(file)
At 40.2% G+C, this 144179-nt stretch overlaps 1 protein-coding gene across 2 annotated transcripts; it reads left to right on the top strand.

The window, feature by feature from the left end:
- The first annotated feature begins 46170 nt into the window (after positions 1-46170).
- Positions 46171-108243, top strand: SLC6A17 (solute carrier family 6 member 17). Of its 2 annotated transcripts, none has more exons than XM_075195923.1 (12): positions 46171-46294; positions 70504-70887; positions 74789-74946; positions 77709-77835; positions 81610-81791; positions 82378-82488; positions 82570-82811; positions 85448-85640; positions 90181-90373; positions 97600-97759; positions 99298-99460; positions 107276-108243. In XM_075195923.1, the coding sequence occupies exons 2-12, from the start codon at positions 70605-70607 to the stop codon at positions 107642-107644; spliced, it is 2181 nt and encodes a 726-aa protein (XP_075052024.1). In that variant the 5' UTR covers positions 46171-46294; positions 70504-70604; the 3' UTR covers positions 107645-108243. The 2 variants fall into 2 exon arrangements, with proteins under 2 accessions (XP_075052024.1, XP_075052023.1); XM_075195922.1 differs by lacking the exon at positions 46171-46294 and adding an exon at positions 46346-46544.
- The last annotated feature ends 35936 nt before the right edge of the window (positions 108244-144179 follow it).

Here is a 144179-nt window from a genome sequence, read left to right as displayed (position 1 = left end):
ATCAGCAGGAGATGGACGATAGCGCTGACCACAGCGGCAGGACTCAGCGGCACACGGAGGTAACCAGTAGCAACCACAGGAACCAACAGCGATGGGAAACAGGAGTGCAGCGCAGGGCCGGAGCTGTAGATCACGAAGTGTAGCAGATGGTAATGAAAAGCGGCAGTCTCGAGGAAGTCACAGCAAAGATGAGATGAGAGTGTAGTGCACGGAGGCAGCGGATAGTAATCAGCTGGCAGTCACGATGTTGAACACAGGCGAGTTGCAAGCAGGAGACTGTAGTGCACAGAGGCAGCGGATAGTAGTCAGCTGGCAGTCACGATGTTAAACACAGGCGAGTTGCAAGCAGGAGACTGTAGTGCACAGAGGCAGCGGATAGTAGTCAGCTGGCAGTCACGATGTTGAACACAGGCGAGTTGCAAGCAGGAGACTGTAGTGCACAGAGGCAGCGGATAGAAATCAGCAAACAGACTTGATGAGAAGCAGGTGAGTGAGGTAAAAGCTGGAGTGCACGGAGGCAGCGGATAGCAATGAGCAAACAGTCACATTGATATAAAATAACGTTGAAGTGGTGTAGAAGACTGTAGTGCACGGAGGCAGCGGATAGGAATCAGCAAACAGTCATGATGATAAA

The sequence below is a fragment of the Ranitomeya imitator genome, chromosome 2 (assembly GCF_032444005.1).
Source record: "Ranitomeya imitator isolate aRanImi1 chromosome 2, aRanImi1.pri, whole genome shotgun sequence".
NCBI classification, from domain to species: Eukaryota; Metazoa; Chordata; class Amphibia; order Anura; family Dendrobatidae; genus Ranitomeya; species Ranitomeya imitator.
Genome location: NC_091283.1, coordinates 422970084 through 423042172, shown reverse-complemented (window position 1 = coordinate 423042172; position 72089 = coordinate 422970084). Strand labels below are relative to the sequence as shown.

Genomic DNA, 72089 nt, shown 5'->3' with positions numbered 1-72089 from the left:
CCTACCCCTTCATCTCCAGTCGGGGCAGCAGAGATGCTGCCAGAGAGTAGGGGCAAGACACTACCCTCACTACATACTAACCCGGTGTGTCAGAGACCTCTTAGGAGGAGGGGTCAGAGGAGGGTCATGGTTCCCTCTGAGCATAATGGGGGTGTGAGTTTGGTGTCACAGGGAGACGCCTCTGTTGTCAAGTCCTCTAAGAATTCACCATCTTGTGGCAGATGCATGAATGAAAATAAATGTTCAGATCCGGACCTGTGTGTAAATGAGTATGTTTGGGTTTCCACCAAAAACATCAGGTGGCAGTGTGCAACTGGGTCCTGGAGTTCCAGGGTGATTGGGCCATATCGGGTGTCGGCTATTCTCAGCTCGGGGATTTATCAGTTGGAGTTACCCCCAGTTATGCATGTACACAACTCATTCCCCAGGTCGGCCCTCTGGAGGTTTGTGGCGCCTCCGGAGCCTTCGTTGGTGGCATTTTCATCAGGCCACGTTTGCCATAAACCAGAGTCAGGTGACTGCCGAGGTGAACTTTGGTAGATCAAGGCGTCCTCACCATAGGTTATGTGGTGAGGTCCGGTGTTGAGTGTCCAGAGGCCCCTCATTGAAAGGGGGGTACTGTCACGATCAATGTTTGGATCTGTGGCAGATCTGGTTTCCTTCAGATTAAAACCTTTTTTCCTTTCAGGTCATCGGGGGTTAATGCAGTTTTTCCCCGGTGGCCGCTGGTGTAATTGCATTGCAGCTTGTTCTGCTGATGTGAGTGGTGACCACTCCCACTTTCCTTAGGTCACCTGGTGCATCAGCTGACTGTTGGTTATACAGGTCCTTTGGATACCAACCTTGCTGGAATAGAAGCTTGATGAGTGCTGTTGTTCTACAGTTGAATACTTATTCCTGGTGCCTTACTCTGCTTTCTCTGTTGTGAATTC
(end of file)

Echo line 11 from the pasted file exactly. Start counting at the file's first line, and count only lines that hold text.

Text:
Genome location: NC_091283.1, coordinates 422970084 through 423042172, shown reverse-complemented (window position 1 = coordinate 423042172; position 72089 = coordinate 422970084). Strand labels below are relative to the sequence as shown.